- Like a prayer: The Cooperative Bank, part of Britain’s oldest and largest mutual, is to have its shares listed on the stock market for the first time as part of a deal to plug a £1.5bn hole in its finances. The move represents a new approach from the government in bailing out banks, insofar as the bank’s bondholders are being asked to take losses in return for shares (rather than the taxpayer). Given the tone of press coverage this week, expect more bad times ahead. Time to start praying?
- La Isla Bonita: Meanwhile, over in dreamland, latest research shows that banker’s bonuses leapt 64% after ‘Jeffrey’ Osborne cut the top rate of tax in April.
- Papa don’t preach: Jeffrey’s been in the news a lot this week (not least for going sans tie at the G8 summit). Along with Big Dave, he announced on Tuesday that the G8 had agreed in principle to clamp down on tax avoidance. Will this force businesses to face up to their social responsibilities more?
- Material girl: Then on Wednesday he received the final report from the Banking Commission, prompting much speculation that he was going to get his sticker gun out and whack a reduced sticker on Stephen Hester’s forehead. Instead, he showed that like Madonna, he can still surprise us, announcing that Lloyds will be sold off instead and that he is considering breaking up RBS.
- Into the groove: Buried in the weekend papers, Nick Hurd wrote an impassioned article with an amazing call to action – ‘Businesses and organisations that use profit to help to find better social solutions are really important’. He then roughshod over the methodology I imagine a BIS researcher spent ages agonising over, to claim that there are now 688,000 social enterprises in the UK, contributing more than £55bn to the economy. This will almost certainly now become fact.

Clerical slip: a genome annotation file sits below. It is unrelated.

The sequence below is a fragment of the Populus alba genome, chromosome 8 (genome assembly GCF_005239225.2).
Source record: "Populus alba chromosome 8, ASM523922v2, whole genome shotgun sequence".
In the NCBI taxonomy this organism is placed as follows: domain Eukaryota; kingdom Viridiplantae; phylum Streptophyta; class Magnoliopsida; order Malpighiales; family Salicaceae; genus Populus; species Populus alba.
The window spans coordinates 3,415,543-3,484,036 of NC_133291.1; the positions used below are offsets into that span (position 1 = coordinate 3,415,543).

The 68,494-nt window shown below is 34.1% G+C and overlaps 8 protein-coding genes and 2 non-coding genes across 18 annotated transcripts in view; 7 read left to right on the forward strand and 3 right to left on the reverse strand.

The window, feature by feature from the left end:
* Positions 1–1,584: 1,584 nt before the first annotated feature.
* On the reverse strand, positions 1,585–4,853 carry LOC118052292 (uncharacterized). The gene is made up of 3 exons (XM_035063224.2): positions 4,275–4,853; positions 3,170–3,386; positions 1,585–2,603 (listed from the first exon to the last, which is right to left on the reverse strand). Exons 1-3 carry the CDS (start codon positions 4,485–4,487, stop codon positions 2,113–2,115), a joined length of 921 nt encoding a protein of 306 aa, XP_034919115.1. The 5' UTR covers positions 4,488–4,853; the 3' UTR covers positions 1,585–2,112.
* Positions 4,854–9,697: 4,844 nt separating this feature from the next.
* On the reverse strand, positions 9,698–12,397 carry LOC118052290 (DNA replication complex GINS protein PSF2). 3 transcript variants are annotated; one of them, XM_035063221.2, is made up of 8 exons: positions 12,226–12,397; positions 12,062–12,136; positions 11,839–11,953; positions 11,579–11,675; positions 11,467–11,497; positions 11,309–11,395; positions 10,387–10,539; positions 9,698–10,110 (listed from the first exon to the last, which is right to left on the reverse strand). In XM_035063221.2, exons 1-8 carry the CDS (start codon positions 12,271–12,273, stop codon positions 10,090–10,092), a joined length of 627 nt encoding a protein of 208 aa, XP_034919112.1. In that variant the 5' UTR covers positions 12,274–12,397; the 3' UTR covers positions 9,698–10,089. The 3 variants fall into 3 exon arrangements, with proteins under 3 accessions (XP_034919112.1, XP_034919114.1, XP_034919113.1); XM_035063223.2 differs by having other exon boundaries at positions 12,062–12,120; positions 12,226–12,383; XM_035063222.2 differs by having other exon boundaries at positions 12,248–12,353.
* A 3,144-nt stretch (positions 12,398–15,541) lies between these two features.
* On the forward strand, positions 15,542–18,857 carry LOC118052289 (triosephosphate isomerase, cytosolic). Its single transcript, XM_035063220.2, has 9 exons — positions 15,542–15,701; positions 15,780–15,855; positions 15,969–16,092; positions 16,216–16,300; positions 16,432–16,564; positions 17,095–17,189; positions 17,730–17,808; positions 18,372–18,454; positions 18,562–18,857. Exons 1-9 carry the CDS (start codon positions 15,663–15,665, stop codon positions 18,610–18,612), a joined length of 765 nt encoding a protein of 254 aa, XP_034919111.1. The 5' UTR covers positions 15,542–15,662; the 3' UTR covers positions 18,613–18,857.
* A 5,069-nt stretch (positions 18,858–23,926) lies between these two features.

- Ray of light: A slightly better call to action was also launched over the weekend by a coalition of social enterprise support intermediaries, who are preparing the battle ground for the 2015 election.
- Vogue: Lots of people were talking about scale this week. David Floyd kicked things off by dismantling the myth that going to scale automatically implies increased social impact. Jonathan Lewis from the excellent Cafe Impact site also contributed from a US perspective, highlighting the importance of maintaining local connections. Apparently anti-scale is OK.
- Lucky Star: New research out this week showed non-Gaussian distribution in action within the Third sector (as I have also written about here). In news that in no way reflects what has been going on the private sector for years, it was revealed that the top 5% of charities receive 85% of all charitable income.
- Don’t cry for me Argentina: And just to finish with some irony, it was also revealed this week that Oxfam’s former anti-fraud manager was charged with, erm, fraud.